Celebrating the overlooked poetry of James A. Emanuel.
When thinking of overlooked contemporary books, I think of the novels of William Kennedy and Charles Johnson; but, on reflection, since they write prose and have won Pulitzer Prizes and National Book Awards, how neglected can they be? True, they don't sell like Frank McCourt nor Dan Brown, nor get the praise lesser contemporaries John Updike and Toni Morrison do, but overlooked would have to be reserved for a poet, and a great one.
Skimming the dross of literary magazines, one will find acolytes of every masturbatory —ism declaiming an obscure poet they knew, slept with, or idolized, a "genius," or "master." But, as is the case with most self-conscious and delimited writing, a place as literary footnote awaits those poetasters. So, is there any contemporary published poet that fits the criteria of excellence and neglect, who will one day be canonized alongside Whitman, Frost, and Stevens? Yes. His name is James A. Emanuel, an African-American poet who has lived the last few decades in Paris, France. I met him a decade ago, in a used bookstore. No, I've never met the physical manifestation that is Emanuel, only the text of his greatest poems, from a book titled Whole Grain, Collected Poems: 1958-1989, published by Lotus Press. In this lowest common denominator age of American publishing that actively scorns excellence in writing, in favor of cronyism, and such deliterate movements as Political Correctness, Post-Modernism, or genre writing, it heartens one to know that while one can find any great book they're looking for online, only at a used bookstore can one still find any great book they're not looking for.
To read the work of a great writer is to fundamentally be where that writer was, and commune with that being. This is not weepy New Age nonsense, but the only essential truth about art. History comforts one, knowing excellence always eventually gets recognized. Dickinson, Hopkins, Hurston, and Whitman only became giants decades after publication and dismissal. Often the best and most prescient artists take time to have effect. Great art works very slowly and over very long periods of times — it does not end wars, nor does it cure ills.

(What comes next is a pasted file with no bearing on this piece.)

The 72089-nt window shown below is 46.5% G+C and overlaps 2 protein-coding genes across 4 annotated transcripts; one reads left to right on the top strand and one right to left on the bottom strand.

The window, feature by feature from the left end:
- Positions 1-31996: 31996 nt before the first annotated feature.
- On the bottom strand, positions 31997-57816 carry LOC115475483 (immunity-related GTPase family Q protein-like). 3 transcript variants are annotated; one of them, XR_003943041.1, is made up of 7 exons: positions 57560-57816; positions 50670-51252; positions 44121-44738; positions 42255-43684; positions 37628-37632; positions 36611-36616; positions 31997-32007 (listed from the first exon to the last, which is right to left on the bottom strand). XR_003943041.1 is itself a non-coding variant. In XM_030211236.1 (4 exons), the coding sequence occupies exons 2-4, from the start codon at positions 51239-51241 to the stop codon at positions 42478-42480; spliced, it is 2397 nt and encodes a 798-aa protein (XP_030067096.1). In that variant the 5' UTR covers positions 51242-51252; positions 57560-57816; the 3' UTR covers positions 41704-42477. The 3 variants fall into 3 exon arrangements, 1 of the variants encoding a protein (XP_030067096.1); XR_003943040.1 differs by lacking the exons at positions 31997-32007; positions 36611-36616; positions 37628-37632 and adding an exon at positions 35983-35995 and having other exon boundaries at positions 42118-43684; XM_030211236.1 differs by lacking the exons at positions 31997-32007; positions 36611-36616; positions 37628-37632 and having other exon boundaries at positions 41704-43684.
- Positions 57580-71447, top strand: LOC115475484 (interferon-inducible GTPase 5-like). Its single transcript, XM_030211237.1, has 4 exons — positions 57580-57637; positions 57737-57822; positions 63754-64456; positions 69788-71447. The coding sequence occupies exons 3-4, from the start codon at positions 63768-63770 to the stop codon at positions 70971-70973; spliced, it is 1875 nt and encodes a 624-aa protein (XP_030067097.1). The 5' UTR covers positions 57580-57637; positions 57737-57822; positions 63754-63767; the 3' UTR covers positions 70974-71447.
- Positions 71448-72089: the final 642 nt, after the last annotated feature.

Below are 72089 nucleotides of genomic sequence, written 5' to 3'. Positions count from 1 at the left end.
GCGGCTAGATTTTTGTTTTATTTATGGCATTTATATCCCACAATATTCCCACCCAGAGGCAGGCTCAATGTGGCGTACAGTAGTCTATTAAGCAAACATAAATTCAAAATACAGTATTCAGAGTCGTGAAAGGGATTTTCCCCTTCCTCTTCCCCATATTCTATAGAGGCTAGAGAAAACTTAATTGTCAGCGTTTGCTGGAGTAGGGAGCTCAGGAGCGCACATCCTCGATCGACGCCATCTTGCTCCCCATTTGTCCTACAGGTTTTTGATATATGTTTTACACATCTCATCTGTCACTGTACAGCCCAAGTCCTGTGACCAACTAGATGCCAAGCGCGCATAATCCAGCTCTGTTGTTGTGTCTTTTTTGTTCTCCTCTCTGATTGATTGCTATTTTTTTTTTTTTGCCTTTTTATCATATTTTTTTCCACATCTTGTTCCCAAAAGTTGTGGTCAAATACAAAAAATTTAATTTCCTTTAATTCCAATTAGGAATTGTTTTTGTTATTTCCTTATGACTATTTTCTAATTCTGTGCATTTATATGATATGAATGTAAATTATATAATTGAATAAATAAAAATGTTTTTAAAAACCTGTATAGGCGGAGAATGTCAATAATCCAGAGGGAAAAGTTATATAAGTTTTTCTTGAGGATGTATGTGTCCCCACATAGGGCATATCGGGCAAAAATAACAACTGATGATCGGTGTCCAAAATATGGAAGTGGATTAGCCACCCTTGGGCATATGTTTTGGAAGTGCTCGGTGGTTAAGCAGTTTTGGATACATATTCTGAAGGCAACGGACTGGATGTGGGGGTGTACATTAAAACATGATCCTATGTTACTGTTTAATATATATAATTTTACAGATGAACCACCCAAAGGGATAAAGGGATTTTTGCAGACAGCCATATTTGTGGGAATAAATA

Once the dross of currently published doggerel fades away, critics will look back and wonder of the great poets of the 20th Century, and seek out those they overlooked, like Emanuel. There are great poems of Emanuel's I could quote from — like "The Broken Bowl," "To Kill A Morning Spider," "For The 4th Grade," "Prospect School: How I Became A Poet," "I Touched The Hand Of A Soldier Dead," and a few dozen others, which put the stolid prose broken into lines that is published nowadays to shame, but I'll just quote this, from "A Poet Does Not Choose To Run":
A Poet is not yours. Locked out, locked in, He opens doors But cannot stay To speak for long Or sit at bay
Unless—and this is strange— He sits in silence, His pledge to rearrange The clues of some wild track, Trail it lonely out, And lone come back.
When was the last time any poem in the So-And-So Review left you with a thought as clarion as that? When one is moved by great words, one intimately knows the writer, for every artist ultimately becomes their art, as when one declaims a love for Shakespeare, it is no necrophilic urge for the stiff under Stratford they exult in. Every artist lives in their work, and comes to the individual percipient of their work alone. This most intimate of intercourses is when art is at its zenith, and those like James A. Emanuel touch greatness. That he is not in all major anthologies, living in luxury, nor on the short list for a Nobel Prize, is a crime against literature. Yet, all this greatness cost was $4.95 plus sales tax — what a bargain!
Diamond in the Rough is a weekly celebration of all those terrific entertainment possibilities being ignored by other media outlets.